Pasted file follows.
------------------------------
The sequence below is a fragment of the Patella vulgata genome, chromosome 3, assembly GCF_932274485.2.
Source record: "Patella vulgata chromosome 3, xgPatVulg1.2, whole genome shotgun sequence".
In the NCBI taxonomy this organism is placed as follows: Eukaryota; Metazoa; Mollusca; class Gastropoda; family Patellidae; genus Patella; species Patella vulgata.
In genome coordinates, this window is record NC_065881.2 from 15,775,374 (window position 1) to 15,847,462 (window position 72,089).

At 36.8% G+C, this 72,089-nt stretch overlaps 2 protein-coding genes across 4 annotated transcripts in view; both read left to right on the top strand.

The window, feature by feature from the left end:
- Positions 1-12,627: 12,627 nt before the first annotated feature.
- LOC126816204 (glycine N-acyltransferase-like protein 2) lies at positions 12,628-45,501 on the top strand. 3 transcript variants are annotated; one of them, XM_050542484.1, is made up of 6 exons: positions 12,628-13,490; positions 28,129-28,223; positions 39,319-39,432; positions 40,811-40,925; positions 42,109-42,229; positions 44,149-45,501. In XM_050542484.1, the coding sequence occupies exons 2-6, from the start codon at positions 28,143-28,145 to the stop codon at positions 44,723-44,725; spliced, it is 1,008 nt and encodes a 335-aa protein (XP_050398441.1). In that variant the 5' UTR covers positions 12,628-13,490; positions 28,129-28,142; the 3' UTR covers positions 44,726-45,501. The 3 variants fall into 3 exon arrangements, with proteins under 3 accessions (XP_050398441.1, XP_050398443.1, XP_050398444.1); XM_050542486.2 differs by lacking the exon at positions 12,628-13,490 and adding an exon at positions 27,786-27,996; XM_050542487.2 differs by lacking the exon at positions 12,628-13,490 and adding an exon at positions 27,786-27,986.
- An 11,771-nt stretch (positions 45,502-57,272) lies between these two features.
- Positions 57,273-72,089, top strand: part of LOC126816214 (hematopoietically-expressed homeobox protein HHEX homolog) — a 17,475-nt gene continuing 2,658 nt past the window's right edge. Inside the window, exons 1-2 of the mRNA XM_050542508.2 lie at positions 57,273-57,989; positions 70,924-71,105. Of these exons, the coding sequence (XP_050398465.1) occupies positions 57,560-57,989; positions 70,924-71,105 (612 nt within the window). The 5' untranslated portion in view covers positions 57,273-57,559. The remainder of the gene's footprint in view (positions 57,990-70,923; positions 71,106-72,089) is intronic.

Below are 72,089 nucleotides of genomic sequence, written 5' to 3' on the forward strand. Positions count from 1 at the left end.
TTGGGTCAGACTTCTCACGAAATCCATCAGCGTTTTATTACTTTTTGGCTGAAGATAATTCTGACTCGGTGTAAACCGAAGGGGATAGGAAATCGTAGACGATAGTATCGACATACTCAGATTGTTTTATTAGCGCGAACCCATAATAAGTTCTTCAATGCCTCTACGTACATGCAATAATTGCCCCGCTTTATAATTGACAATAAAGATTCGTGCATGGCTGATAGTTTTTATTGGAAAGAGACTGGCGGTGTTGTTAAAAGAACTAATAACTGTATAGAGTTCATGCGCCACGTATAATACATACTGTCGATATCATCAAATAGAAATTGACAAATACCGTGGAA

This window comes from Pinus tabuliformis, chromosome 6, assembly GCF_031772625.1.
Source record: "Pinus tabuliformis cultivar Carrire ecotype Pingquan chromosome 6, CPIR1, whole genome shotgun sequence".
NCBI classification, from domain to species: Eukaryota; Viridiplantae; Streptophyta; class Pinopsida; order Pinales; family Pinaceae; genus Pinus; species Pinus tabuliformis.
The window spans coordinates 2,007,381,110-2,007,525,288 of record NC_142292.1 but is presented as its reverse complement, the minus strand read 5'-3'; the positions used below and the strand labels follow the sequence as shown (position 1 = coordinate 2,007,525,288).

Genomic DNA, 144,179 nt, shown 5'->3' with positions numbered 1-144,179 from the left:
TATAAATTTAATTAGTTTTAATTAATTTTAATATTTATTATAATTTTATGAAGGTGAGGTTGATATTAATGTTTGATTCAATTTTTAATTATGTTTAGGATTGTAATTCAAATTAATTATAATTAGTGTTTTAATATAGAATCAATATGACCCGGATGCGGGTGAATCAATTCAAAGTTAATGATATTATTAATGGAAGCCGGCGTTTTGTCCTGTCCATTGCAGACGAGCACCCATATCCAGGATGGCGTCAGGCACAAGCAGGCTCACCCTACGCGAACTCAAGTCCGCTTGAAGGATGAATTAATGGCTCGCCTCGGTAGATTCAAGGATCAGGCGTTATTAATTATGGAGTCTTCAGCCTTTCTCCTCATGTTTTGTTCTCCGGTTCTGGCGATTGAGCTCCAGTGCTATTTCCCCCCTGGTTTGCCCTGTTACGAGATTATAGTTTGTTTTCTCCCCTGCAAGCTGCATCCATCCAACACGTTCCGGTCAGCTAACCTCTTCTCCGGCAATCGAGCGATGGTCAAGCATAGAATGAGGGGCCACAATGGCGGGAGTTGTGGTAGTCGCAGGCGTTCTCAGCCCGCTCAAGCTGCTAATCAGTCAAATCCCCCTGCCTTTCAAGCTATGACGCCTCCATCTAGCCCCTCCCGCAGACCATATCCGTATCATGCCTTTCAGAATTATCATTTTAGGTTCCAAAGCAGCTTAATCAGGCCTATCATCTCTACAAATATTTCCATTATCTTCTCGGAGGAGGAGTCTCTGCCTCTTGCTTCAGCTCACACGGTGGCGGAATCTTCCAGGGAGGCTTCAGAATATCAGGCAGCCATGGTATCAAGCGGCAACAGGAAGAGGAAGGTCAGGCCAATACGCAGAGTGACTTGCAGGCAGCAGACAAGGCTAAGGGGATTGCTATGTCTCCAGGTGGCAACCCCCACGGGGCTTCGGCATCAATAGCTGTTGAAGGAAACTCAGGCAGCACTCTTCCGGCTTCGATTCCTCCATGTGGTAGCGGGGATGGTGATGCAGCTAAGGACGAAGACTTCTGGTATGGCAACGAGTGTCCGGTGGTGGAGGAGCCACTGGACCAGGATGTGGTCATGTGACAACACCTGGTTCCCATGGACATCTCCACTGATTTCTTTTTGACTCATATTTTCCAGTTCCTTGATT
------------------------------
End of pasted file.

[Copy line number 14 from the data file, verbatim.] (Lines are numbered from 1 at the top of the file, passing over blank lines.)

Source record: "Pinus tabuliformis cultivar Carrire ecotype Pingquan chromosome 6, CPIR1, whole genome shotgun sequence".